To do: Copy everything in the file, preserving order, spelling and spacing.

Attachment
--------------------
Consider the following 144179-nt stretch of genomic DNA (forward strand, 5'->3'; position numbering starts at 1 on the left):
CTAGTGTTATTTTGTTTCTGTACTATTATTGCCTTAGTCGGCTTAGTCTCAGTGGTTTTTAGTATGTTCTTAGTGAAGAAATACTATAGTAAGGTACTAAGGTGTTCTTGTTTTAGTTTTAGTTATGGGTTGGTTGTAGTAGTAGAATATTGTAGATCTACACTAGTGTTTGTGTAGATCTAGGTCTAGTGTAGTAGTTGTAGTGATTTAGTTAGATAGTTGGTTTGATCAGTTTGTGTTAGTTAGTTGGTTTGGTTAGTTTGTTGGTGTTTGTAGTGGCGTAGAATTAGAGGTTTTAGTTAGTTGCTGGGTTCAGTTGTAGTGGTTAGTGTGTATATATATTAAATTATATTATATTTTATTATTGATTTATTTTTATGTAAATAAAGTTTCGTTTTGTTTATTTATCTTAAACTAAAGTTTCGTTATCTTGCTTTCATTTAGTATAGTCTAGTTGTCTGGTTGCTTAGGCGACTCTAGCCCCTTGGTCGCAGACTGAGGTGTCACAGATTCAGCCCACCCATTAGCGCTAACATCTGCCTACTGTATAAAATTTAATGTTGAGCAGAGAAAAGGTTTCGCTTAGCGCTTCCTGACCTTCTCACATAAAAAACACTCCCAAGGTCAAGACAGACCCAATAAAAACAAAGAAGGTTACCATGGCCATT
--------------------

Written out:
Consider the following 144179-nt stretch of genomic DNA (forward strand, 5'->3'; position numbering starts at 1 on the left):
CTAGTGTTATTTTGTTTCTGTACTATTATTGCCTTAGTCGGCTTAGTCTCAGTGGTTTTTAGTATGTTCTTAGTGAAGAAATACTATAGTAAGGTACTAAGGTGTTCTTGTTTTAGTTTTAGTTATGGGTTGGTTGTAGTAGTAGAATATTGTAGATCTACACTAGTGTTTGTGTAGATCTAGGTCTAGTGTAGTAGTTGTAGTGATTTAGTTAGATAGTTGGTTTGATCAGTTTGTGTTAGTTAGTTGGTTTGGTTAGTTTGTTGGTGTTTGTAGTGGCGTAGAATTAGAGGTTTTAGTTAGTTGCTGGGTTCAGTTGTAGTGGTTAGTGTGTATATATATTAAATTATATTATATTTTATTATTGATTTATTTTTATGTAAATAAAGTTTCGTTTTGTTTATTTATCTTAAACTAAAGTTTCGTTATCTTGCTTTCATTTAGTATAGTCTAGTTGTCTGGTTGCTTAGGCGACTCTAGCCCCTTGGTCGCAGACTGAGGTGTCACAGATTCAGCCCACCCATTAGCGCTAACATCTGCCTACTGTATAAAATTTAATGTTGAGCAGAGAAAAGGTTTCGCTTAGCGCTTCCTGACCTTCTCACATAAAAAACACTCCCAAGGTCAAGACAGACCCAATAAAAACAAAGAAGGTTACCATGGCCATT